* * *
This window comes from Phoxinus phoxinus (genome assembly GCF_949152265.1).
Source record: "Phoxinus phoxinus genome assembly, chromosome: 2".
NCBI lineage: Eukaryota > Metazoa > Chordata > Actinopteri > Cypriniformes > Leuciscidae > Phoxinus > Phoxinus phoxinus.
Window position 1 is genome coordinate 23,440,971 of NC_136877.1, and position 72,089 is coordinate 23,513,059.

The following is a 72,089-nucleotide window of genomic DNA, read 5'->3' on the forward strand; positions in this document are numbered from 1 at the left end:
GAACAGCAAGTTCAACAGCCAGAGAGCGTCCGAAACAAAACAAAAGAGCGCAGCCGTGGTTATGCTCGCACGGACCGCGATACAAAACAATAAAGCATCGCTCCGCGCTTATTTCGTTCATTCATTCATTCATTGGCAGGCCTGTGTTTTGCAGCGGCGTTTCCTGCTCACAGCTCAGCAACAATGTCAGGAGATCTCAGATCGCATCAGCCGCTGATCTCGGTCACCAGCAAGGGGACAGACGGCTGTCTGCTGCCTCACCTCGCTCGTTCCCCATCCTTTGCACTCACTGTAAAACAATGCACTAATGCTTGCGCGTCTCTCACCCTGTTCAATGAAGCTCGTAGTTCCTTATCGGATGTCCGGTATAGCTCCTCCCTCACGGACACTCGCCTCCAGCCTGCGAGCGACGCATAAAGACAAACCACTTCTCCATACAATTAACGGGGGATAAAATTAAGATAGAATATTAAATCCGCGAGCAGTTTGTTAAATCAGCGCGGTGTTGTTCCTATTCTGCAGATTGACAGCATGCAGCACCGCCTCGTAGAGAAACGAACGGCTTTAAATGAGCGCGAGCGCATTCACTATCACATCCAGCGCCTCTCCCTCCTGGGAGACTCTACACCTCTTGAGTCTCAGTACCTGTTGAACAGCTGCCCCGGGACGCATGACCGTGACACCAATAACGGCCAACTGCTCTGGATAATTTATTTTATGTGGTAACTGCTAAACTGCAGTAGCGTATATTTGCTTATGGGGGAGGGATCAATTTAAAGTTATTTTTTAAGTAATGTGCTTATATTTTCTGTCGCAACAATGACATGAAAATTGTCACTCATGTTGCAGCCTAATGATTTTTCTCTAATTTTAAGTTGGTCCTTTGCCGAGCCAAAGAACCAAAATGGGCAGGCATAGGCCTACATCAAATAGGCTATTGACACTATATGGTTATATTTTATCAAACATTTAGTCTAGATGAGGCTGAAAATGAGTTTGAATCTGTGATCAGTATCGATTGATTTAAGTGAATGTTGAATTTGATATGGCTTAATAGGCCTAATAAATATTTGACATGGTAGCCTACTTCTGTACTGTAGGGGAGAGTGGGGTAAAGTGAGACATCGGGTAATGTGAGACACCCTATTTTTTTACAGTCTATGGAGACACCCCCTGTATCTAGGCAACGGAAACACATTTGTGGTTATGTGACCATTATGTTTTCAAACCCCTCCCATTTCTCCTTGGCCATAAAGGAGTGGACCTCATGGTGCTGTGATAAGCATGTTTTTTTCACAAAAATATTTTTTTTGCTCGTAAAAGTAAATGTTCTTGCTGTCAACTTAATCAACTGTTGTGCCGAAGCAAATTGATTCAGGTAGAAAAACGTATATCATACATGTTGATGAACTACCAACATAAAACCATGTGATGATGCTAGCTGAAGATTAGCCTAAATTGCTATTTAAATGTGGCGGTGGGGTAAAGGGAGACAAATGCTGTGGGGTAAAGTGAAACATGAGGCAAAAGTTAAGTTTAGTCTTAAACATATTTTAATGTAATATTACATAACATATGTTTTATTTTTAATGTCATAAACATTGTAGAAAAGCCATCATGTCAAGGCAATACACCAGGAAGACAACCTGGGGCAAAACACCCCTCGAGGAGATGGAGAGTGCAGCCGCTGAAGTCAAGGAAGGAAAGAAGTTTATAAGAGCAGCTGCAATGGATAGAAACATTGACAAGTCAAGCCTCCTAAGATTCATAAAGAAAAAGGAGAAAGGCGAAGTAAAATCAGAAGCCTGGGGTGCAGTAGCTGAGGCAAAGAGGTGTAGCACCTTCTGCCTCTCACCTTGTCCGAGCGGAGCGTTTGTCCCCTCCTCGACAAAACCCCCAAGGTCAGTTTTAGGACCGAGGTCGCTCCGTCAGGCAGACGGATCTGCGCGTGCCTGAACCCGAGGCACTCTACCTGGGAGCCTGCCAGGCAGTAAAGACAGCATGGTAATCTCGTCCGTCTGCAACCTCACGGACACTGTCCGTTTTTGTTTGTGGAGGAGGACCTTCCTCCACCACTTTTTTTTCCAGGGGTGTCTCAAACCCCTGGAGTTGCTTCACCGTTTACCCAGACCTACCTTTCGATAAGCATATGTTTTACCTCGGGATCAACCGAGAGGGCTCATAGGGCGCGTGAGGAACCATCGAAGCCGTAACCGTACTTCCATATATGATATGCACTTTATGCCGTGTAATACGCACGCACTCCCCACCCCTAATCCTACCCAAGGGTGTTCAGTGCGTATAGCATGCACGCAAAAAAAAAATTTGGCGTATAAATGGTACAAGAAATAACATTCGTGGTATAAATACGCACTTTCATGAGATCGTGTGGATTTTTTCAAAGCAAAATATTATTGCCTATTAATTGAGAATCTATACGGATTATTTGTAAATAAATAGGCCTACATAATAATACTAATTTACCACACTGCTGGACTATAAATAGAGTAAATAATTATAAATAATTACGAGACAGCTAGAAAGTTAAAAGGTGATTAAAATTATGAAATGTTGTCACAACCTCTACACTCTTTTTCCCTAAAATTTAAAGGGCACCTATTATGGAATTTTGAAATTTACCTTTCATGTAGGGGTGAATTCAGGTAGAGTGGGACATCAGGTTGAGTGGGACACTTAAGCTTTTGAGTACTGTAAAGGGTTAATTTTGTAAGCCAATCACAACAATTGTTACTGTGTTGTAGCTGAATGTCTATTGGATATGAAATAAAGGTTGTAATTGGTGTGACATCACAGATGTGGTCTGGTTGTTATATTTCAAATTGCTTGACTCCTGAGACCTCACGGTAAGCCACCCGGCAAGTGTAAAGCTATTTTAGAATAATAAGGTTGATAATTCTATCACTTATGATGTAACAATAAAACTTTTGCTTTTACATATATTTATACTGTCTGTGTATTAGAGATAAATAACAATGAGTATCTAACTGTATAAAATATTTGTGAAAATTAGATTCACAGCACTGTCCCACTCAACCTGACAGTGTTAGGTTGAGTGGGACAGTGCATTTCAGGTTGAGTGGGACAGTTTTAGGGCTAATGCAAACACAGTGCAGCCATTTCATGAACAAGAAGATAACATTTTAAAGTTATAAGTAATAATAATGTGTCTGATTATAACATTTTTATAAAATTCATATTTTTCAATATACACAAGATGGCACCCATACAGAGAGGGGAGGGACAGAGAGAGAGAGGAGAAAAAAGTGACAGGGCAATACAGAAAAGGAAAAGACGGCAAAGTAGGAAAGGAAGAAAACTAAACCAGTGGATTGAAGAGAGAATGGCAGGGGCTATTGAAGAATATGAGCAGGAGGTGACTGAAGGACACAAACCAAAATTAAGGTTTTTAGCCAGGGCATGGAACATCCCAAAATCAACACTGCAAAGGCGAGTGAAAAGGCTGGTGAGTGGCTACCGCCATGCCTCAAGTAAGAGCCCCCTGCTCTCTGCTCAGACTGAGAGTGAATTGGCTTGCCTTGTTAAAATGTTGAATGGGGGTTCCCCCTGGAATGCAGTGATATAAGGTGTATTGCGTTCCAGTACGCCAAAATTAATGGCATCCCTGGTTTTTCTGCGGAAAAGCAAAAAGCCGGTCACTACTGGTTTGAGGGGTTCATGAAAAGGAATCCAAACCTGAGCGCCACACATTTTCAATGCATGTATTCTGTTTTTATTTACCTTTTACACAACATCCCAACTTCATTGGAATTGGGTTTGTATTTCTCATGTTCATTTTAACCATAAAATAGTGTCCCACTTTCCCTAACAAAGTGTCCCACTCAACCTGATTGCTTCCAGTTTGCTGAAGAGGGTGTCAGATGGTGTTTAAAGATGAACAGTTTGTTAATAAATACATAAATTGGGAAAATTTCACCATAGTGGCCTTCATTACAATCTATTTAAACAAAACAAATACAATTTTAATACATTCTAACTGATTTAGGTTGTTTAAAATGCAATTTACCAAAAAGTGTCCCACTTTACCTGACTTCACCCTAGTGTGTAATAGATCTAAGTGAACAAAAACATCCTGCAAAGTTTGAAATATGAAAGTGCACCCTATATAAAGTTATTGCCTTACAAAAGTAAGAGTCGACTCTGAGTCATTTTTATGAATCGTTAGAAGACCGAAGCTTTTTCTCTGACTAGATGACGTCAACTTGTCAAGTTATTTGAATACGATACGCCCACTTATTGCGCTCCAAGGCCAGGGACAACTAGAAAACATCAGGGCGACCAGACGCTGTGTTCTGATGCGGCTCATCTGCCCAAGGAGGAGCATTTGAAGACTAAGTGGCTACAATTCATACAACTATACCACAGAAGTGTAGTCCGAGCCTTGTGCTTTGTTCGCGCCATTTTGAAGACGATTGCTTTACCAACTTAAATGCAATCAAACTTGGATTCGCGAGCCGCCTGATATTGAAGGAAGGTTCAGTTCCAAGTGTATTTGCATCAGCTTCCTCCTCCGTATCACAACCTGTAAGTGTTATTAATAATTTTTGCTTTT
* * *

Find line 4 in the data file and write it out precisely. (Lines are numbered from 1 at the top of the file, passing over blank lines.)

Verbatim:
Window position 1 is genome coordinate 23,440,971 of NC_136877.1, and position 72,089 is coordinate 23,513,059.